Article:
If you need to export your documents to pdf, ePub, and ppt (pptx), this article may come of handy. I have been in a project recently as a part a team working on an electronic educational web site, where educational materials were available online as articles, and also convertable from HTML to either a pdf document, an ePub document, or a Powerpoint pptx document. Then, it was required to render some articles into screenshots for presentations (mostly for PowerPoint). We have reviewed the libraries that were available, and came up with our choice of tools. And no, you don’t need expensive commercial solutions to do it!
1. The best PDF PHP Library? Phpwkhtmltopdf.
In my previous article from about a year ago, I have advocated the use of the mpdf library for HTML to PDF conversion. However, this time, we had full control of the server, so we could also use binaries with PHP libraries as bridges. So, there is actually a champion, that can beat mPDF. And that champion of html-to-pdf conversion is wkthmltopdf.
Wkhtmltopdf is webkit-based. The binaries can be downloaded from the wkhtmltopdf downloads section. Debian and Ubuntu have a handicapped version in their repositories, so you would have to download wkhtmltopdf from their site. Then, you also need to install additional libraries, like, xfonts-75dpi and xvfb. These can be installed from the repositories. These libraries are needed for the server-side rendering.
After the binaries have been installed, you should install the PHP library, called phpwkhtmltopdf, from the phpwkhtmltopdf Github repository. If you use Composer, all the better.
Strengths and weaknesses of phpwkhtmltopdf. Wkhtmltopdf with the phpwkhtmltopdf library provide a way superior way of rendering and converting html to pdf than any of the purely PHP libraries. However, due to the differences in format, 100% similarity of the documents is still not achievable in some cases.
2. The best ePub PHP Library? PHPePub.
There has also been a need for the client to export their html articles as ePub books. The articles themselves organized hierarchically, that hierarchy was to be implemented as chapters in ePub. The choice of ours is the PHPePub library. It can be downloaded from the PHPePub Github repository[https://github.com/Grandt/PHPePub]. Easily installable with Composer. Requires no additional binaries.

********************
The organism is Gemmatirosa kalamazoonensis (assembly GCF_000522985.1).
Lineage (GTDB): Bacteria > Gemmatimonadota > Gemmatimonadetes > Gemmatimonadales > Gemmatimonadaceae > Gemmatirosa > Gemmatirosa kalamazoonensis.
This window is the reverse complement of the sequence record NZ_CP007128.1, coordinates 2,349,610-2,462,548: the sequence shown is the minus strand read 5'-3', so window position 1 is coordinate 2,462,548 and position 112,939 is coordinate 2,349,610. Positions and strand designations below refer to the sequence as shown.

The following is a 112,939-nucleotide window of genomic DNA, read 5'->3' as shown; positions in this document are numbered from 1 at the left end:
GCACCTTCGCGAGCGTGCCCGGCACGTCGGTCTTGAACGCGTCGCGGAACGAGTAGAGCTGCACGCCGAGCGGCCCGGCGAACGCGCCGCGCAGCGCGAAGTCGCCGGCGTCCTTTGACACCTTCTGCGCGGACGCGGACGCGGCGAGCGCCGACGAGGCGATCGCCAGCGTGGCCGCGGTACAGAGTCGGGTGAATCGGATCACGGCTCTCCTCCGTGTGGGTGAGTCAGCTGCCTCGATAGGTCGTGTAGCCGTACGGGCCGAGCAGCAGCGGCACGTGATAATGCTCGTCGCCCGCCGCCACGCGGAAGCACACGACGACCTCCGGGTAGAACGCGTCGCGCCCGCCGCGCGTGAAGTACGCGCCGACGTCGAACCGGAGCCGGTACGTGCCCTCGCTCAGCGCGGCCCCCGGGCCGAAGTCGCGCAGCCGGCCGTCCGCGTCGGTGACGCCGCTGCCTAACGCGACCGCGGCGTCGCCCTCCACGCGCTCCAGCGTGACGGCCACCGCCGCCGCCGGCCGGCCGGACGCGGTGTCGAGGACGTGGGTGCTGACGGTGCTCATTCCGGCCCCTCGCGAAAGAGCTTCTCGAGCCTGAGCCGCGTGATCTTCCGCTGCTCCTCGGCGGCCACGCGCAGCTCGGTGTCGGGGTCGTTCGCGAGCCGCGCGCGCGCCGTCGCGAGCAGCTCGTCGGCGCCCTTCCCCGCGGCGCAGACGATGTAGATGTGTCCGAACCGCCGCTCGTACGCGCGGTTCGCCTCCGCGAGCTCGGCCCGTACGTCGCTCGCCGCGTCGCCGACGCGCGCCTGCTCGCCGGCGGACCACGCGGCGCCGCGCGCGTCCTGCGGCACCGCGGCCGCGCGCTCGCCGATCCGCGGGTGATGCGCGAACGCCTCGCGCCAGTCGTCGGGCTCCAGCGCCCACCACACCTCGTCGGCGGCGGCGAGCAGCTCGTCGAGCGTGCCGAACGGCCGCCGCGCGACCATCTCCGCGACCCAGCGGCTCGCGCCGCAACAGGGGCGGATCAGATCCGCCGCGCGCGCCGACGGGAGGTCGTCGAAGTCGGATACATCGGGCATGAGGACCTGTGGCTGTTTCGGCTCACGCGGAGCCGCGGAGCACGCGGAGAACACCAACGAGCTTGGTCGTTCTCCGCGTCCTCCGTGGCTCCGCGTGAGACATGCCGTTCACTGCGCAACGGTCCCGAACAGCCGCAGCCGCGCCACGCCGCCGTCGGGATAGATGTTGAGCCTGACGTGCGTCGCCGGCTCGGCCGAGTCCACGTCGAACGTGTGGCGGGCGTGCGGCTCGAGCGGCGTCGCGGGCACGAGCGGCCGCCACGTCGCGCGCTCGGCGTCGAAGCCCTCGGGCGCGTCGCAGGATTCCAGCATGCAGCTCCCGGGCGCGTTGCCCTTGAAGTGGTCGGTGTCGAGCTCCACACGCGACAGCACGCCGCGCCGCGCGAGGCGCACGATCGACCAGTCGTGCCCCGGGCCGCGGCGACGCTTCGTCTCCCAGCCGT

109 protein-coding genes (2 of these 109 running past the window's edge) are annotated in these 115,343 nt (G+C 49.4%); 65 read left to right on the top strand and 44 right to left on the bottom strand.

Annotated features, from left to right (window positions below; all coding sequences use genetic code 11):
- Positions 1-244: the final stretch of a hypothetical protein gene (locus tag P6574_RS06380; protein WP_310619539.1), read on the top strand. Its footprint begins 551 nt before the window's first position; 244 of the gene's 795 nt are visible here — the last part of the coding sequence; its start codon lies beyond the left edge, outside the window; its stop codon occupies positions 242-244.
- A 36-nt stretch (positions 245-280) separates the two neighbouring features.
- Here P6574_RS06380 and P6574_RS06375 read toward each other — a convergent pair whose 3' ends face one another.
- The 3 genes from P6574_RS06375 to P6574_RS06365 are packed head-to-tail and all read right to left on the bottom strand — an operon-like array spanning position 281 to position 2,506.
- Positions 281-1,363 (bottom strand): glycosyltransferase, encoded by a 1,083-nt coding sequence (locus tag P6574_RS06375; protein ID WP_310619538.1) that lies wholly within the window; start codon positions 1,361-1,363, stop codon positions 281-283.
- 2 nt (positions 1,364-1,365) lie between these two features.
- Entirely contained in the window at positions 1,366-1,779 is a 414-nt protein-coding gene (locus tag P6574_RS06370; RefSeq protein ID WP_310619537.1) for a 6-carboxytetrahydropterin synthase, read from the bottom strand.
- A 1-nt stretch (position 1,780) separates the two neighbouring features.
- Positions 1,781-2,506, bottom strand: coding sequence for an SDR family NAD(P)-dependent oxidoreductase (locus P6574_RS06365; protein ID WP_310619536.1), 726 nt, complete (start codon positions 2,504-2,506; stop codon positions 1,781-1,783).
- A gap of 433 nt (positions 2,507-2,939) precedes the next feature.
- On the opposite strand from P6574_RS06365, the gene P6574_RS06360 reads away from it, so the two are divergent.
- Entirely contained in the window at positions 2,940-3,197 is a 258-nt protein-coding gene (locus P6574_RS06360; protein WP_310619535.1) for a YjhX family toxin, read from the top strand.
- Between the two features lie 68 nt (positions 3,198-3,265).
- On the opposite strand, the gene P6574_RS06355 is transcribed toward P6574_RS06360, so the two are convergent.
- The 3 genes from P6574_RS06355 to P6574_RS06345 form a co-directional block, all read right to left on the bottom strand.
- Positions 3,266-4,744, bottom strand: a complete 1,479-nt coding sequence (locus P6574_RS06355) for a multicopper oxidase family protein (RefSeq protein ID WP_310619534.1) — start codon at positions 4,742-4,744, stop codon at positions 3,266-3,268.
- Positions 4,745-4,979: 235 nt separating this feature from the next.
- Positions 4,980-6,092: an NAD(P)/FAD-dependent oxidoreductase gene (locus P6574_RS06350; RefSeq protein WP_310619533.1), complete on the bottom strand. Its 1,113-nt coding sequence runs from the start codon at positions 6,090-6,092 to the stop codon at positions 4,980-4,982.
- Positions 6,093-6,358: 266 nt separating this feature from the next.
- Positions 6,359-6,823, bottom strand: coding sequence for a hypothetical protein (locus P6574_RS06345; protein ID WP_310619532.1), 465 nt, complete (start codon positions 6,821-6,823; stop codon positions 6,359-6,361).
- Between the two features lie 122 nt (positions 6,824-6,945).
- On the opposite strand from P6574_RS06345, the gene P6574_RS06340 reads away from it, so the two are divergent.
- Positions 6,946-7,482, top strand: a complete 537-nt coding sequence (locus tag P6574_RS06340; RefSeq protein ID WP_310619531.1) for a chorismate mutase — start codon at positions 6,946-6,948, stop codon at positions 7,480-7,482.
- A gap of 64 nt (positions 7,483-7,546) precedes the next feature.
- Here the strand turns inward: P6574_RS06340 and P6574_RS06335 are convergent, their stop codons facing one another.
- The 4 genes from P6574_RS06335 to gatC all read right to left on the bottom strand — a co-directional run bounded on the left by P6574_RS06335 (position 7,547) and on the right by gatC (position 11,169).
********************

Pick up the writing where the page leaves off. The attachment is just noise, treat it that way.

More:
Strengths and weaknesses of PHPePub. PHPePub will create for you a neat valid ePub ebook. It will embed styles and images internally. Besides, PHPePub will support some ePub3 format. The support of ePub3 is partial, though - it will not download and embed videos for you. Besides, you need to know, that many ePub ebook readers will strip most of your styles, and supplement their own instead.
3. The best PPT (PowerPoint) PHP Library? PHPPresentation.
Now this HTML to PPT part is a bit tricky. We have reviewed another candidate initially - OpenOffice running headless was the first thing we tried. If you look it up on the web, OpenOffice is the #1 choice to convert to PowerPoint. There are dozens of ways to do that - start OpenOffice headless as a unix daemon, and call it with other libraries (like jodconverter), or, call OpenOffice with command line. We have decided not to use OpenOffice though, because we needed presentations to look close to the original. OpenOffice has failed to produce slides that looked anything like the original. We decided to make screenshots instead and embed them in the presentation.
Thus, we chose PHPPresentation. PHPPresentation is not a html-to-ppt converter, though, but it is a presentation creation library. It is good at creating presentations from the scratch.
PHPPresentation is a part of the PHPOffice open source PHP library set. The library can be downloaded from the PHPPresentation Github repository. Best use Composer to install it and it’s dependencies.
Strengths and weaknesses of PHPPresentation. PHPPresentation is very handy for exporting the data into the MS Office PowerPoint format. However, it is not usable to export html markup into slides.
4. Create screenshots of site content? PhantomJS.
When in presentation mode, the exported data, exported into PPT and PDF format, needed to look as close to the original website markup as possible. This was needed for presentations purposes, but was only partially achievable for PDF, and quite useless for PPT. The decision was made to capture screenshots of the content when in presentation mode, and insert these screenshots in PPT and PDF as slides.
After reviewing some of the options, we decided to use PhantomJS to render content and embed it as slides. PhantomJS uses the webkit engine to render content and runs with NodeJS. Binaries of the newer PhantomJS were not working correctly yet because of one bug with SSL support. However, there are some custom builds available that subvert the bug, one of which I used successfully. It is recommended to use the latest version of PhantomJS, because it has a better support of CSS3 and of embedded fonts.
After installing PhantomJS, you will need a PHP Library. The library is PHPPhantomJS. It can be downloaded from the PHPPhantomJS Github repository. As usual, better use Composer to install it. After the PHPPhantomJS library is installed, you will need to place links of the PhantomJS binaries in the library’s folder where required.
Strengths and weaknesses of PhantomJS. PhantomJS will require NodeJS to run on the server. it may also be somewhat tricky to install. However, it is the best tool currently available, to render html into an image. Simple as that.
What is your experience using these libraries? Would you choose another solution for the same end?